Salt Water For Hot Tub Sanitizing? Things to Know Before You Decide
The Rest Of the Story
Here’s the rest of the story about using salt water systems for sanitizing your hot tub. Salt water systems are being promoted as the better way to keep hot tub water clean because allegedly:
1. They require less work because it’s automated and “hands free”.
2. They don’t depend on harsh chemicals like chlorine, bromine or spa shock
4. They leave your skin feeling better because they don’t have harsh, traditional sanitizers
5. They are environmentally friendly because they use less chemicals
6. They use diamonds in the system to create powerful cleaners
Now, don’t get me wrong. Salt water hot tub sanitization can be beneficial if you are willing to understand the reality of the system. So, lets peel back the “hype” and look at the reality by examining each of the above claims.
Claim 1, less work: They require less work because it’s automated and hands free. The simplest answer to this claim is to look at one major hot tub manufacturer’s salt water sanitization manual.
The manual has 16 pages and includes 167 separate warnings, procedures and descriptions. This means that there is a huge amount of work required to operate and maintain this system. That manual is also full of dozens of required actions, making it much less “hands free” than traditional sanitizing. This includes fun things to do in maintaining a salt water system like removing the “cell” and cleaning it in an acid solution every three months, then reinstalling it.
Claim 2, no harsh chemicals: They don’t depend on harsh chemicals like chlorine. Well, they use salt and water to constantly produce five harsh chemicals in your hot tub water as you use the tub. Their main “powerful cleaner” is in fact good old chlorine. Salt water system manufacturers also recommend that you use normal spa chlorine and spa water shock any time that the tested chlorine level gets low…which can be frequently. So much for not using “harsh chemicals”.
Claim 3, inexpensive to use: It’s true that special hot tub salt is a little less expensive than hot tub chlorine ($7 a month for hot tub salt vs. $15 a month for hot tub chlorine). But, the salt is a very small factor in the overall salt water system cost. Here are the real costs:
1. Stand alone salt water systems: $500 to $700 to purchase and only a one year warranty.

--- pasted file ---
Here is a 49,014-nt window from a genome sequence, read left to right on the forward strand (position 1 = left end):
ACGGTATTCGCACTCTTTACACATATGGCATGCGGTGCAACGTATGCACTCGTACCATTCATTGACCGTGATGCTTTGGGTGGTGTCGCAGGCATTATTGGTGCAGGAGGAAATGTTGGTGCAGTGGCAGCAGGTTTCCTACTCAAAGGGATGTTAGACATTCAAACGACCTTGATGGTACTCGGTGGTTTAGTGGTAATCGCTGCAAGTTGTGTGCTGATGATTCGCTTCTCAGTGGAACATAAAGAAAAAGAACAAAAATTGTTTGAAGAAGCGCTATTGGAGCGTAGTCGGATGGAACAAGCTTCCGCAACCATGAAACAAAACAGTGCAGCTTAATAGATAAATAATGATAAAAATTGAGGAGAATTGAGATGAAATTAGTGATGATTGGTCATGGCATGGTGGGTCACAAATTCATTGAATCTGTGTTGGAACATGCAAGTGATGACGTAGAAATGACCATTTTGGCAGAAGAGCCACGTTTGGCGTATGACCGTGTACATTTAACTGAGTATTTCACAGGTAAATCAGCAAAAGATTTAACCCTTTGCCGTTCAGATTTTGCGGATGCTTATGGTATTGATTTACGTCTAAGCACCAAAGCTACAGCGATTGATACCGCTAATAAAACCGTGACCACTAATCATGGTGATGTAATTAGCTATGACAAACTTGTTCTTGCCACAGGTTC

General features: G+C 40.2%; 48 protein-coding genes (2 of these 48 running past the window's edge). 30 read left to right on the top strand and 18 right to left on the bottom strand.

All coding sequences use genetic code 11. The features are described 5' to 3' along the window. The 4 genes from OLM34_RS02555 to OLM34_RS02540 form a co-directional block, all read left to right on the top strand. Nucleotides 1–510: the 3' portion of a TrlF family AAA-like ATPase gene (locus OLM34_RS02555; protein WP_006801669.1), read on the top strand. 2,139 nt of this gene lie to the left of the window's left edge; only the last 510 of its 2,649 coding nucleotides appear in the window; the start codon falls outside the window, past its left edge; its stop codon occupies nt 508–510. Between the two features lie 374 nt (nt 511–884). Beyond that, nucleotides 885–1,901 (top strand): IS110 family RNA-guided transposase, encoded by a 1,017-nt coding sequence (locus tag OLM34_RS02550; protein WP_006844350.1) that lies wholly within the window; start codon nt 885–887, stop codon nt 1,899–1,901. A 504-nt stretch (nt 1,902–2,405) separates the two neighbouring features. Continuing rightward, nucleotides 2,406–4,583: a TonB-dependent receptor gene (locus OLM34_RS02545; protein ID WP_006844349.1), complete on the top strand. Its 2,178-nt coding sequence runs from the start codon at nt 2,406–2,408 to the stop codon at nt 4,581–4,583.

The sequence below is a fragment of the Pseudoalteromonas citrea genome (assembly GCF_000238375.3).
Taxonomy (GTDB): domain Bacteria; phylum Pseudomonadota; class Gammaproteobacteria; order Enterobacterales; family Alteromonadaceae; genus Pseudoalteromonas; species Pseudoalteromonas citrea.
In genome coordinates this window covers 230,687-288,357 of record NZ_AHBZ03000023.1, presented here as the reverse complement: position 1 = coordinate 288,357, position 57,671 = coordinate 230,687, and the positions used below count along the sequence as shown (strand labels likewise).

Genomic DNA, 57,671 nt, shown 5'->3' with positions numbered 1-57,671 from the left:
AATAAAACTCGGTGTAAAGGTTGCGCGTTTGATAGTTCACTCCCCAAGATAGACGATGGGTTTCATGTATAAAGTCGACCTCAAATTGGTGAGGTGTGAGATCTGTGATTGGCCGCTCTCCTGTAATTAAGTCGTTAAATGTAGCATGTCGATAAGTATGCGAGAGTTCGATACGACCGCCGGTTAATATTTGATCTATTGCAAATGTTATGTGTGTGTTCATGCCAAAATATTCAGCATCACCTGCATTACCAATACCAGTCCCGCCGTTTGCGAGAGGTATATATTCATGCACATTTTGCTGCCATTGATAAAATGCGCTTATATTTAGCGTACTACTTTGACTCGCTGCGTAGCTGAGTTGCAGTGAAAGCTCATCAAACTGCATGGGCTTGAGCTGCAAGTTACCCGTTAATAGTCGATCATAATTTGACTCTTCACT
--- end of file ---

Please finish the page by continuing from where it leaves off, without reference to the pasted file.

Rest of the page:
2. Built in salt water systems: Up to $1500 and only a one year warranty. Sometimes the salt system is thrown in for “free” with the purchase price of the hot tub. Nothing is “free”. Wouldn’t you prefer a $1500 cash discount instead?
3. Cells have a 1.6 year average life and cost from $300 to $500 each time one is replaced.
So, over five to ten years, the salt water system users will save a little on the salt, but overall they will spend thousands of dollars more on water sanitization than traditional hot tub chlorine or bromine users.
Claim 4, skin feels better: It’s true that a little salt in the water will not affect your skin. However, the salt water system uses a special “cell” to generate elemental oxygen, chlorine and several other “powerful” cleaners and oxidizers. Your skin reacts to these powerful cleaners and oxidizers just like it will react to hot tub chlorine. Whether its salt water generated oxidizers or hot tub chlorine, having too much of either will not be beneficial to your skin.
Claim 5, they’re environmentally beneficial because of less chemicals: It’s true that when the 167 cautions and procedures for salt water sanitization are regularly and carefully followed, less harsh chemicals will be used . Similarly, if the simple procedures for using regular hot tub sanitizers are followed, much less harsh chemicals will be used. Oh by the way, the salt water system constantly uses electricity and requires the manufacturing of non environmentally friendly components that have to be thrown out on a regular basis.
Claim 6, diamonds are used in the “cell”: Not really. Just a diamond vapor is deposited in the “cell”. And, after the “cells” fail, they’re thrown in the trash. Not much diamond value after all. Apparently, diamonds are referred to as a way to make the salt water systems appear more valuable.
The bottom line: Sadly salt water sanitization systems for hot tubs are over ”hyped”, making consumers confused. They are in fact, complicated to operate properly, expensive to purchase and maintain, create harsh oxidizers and have no special environmental advantages.